Ksitigarbha bodhisattva

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Ksitigarbha Bodhisattva
Japanese: Jizō Bosatsu, 地蔵菩薩
Ksitigarbha bodhisattva.jpg
Artist Unknown Japanese artist
Year c. 1175
Type Wood and bronze
Dimensions 49 in (124.5 cm)
Location Indianapolis Museum of Art, Indianapolis, IN

Ksitigarbha Bodhisattva (Jizō Bosatsu, 地蔵菩薩), is a Japanese wood and bronze statue of about 1175 in the late Heian period, which is now in the permanent Asian collection at the Indianapolis Museum of Art. The statue depicts Jizō (Ksitigarbha in Sanskrit), who in Japanese Buddhism is the bodhisattva of the earth, and is considered a protector of children and travelers. He is also a rescuer of beings in hell and is considered a guardian of souls for children that have died before their parents.[1]

Description[edit]

Jizō is garbed in traditional monk's attire, lacking ornate jewelry and adornments typically seen on images of Bodhisattvas.[2] He is shown in a standing position, with his right foot slightly forward, a common pose for this bodhisattva used to indicate his physical presence walking through the present world.[3] In his right hand Jizō carries a six ringed alarum staff, or khakkhara, used to warn insects of his presence, and in his left hand he carries a cintamani jewel, believed to light up the dark as well as grant wishes.[1] Below Jizō is situated an open lotus flower, a traditional Buddhist symbol of purity amidst the imperfections of the physical world.[4]

Style[edit]

The style of this statue is reflective of the transioning attitudes and ideals observed in the early Kamakura period.[2] During this time Japan faced a shift from the nobility that governed the late Fujiwara period to the "landowning military men" that seized power at the start of the Kamakura period.[5] Dramatic shifts in politics, society, and culture resulted in a transformation of artistic design, with focus placed heavily on realism and honesty. Additionally, the Kamakura era marked a turning point in religious activity, with Buddhism becoming more heavily practiced among the masses [5] Stylistically, Ksitigarbha Bodhisattva (Jizō Bosatsu) reflects this shift towards Buddhism in its depiction of the Bodhisattva, as well as the realism of early Kamakura art in the "highly stylized geometric" shaping of the statue's head and torso.[2]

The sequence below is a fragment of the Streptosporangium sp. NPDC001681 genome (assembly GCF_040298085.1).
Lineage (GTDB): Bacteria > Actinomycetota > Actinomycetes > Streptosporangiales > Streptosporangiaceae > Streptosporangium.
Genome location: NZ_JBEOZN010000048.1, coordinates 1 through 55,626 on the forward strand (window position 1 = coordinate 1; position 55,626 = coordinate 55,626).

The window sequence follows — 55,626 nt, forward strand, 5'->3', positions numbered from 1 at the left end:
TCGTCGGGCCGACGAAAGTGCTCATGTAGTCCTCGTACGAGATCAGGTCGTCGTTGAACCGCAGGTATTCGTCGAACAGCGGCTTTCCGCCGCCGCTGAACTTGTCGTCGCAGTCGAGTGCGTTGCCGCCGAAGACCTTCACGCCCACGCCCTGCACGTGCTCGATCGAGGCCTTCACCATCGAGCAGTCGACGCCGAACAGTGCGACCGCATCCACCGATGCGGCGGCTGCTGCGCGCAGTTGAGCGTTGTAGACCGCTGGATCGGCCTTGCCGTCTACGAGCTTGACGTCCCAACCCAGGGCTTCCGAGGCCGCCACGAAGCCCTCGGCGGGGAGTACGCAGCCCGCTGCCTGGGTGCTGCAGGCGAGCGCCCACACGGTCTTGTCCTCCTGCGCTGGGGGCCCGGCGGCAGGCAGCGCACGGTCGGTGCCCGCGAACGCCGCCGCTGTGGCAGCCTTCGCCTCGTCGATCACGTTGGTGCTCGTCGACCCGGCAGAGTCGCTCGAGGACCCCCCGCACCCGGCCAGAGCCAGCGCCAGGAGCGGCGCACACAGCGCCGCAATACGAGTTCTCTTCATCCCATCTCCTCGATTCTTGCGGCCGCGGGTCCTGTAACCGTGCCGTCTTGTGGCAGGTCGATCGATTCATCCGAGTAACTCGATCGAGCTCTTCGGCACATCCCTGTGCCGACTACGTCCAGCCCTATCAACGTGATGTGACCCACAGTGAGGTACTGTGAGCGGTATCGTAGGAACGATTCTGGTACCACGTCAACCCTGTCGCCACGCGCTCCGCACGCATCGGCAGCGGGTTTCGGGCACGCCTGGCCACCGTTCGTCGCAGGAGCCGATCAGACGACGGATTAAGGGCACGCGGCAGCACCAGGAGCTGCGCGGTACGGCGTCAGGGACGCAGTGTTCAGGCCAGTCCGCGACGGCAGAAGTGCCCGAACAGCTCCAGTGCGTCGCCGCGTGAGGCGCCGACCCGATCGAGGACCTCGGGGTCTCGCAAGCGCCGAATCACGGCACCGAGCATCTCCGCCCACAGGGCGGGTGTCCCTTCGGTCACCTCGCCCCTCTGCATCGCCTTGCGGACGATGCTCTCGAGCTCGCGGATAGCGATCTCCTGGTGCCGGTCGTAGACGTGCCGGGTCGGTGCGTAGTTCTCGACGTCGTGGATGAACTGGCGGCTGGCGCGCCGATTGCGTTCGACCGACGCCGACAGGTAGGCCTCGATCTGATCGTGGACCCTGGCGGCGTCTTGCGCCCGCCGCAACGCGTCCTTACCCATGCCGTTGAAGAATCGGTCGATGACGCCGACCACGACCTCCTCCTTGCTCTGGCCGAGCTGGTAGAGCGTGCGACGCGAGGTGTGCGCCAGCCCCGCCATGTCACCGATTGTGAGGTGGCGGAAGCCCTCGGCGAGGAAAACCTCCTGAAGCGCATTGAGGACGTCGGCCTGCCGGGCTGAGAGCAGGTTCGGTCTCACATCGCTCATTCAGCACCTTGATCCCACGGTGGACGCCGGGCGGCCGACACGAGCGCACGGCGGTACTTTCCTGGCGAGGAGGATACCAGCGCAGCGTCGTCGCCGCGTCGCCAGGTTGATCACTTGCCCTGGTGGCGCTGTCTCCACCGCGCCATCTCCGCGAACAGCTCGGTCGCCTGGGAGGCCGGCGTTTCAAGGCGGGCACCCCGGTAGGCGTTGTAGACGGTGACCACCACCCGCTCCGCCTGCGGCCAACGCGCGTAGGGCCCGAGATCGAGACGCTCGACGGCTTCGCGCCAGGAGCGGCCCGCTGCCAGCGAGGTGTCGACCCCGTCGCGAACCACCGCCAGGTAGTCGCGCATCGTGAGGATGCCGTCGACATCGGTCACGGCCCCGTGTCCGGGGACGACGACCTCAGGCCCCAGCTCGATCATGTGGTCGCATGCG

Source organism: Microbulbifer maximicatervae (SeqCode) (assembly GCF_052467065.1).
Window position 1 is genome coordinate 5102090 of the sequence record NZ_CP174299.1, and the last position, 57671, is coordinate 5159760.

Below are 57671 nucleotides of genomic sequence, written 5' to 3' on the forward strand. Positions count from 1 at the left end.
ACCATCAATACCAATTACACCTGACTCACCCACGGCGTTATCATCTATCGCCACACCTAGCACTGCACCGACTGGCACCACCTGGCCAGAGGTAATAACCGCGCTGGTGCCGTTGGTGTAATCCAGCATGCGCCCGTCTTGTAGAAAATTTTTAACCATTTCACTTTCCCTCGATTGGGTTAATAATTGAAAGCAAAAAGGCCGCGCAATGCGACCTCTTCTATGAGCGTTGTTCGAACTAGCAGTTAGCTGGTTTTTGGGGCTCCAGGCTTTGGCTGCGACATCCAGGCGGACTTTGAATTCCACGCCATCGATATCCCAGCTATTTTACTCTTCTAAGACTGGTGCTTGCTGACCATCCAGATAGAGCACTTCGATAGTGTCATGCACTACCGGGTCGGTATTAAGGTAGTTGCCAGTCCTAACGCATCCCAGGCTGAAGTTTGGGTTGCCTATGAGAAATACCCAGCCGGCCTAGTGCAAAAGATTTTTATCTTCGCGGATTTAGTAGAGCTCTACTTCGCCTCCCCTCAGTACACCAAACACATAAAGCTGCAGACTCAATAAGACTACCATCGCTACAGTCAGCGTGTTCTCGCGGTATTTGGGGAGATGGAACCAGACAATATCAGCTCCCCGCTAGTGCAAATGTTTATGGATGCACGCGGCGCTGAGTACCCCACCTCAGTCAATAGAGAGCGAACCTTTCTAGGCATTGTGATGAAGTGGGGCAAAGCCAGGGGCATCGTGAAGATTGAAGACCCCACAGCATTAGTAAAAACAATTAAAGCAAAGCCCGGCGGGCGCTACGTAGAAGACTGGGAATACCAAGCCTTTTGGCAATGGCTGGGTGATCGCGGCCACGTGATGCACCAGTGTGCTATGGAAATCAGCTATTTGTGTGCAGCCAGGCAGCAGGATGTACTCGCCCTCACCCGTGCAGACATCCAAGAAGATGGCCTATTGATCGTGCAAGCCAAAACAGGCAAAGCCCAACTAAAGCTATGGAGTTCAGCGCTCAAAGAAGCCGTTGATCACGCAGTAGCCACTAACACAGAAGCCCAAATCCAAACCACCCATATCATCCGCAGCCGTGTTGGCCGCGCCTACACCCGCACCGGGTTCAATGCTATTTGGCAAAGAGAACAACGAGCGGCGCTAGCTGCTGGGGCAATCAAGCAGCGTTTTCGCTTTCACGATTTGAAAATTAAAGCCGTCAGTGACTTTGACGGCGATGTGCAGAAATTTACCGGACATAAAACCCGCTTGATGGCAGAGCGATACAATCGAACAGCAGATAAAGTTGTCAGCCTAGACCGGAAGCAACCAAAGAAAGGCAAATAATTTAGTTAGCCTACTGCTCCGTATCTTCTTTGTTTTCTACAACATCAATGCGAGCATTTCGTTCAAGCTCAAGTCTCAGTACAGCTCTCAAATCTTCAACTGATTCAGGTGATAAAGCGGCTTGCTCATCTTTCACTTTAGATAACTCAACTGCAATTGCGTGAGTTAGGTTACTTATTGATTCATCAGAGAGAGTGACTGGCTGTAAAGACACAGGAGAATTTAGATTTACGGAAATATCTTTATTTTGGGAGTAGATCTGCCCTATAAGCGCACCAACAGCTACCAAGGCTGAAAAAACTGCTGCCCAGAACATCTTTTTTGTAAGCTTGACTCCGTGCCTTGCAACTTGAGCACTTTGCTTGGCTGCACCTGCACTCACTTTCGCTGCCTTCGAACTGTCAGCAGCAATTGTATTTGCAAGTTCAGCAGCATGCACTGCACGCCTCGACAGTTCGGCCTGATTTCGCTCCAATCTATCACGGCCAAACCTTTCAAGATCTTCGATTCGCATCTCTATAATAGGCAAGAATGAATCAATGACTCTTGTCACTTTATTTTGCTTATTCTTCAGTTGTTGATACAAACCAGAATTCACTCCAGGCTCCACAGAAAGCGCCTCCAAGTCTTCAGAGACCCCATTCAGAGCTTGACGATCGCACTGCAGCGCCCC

Acquisition[edit]

A detailed history of this statue is unknown. The work has however been dated to approximately 1175; it was acquired through the Evans Woollen Jr. Memorial Fund in 1959.[1]

References[edit]

  1. ^ a b c The Indianapolis Museum of Art (2012), Ksitigarbha Bodhisattva (Jizō Bosatsu), retrieved 10 May 2012 
  2. ^ a b c Day, Holliday T. (1988). Indianapolis Museum of Art Collections Handbook. Indianapolis: Indianapolis Museum of Art. ISBN 0936260203. 
  3. ^ MIHO Museum (2009), Standing Jizo Bosatsu (Ksitigarbha), retrieved 10 May 2012 
  4. ^ Smits, Gregory J. (1992), "Chapter 9: Buddhist Iconography", Topics in Medieval Japanese History, retrieved 10 May 2012 
  5. ^ a b The Metropolitan Museum of art (2000–2012), Kamakura and Nanbokucho Periods (1185–1392), retrieved 14 May 2012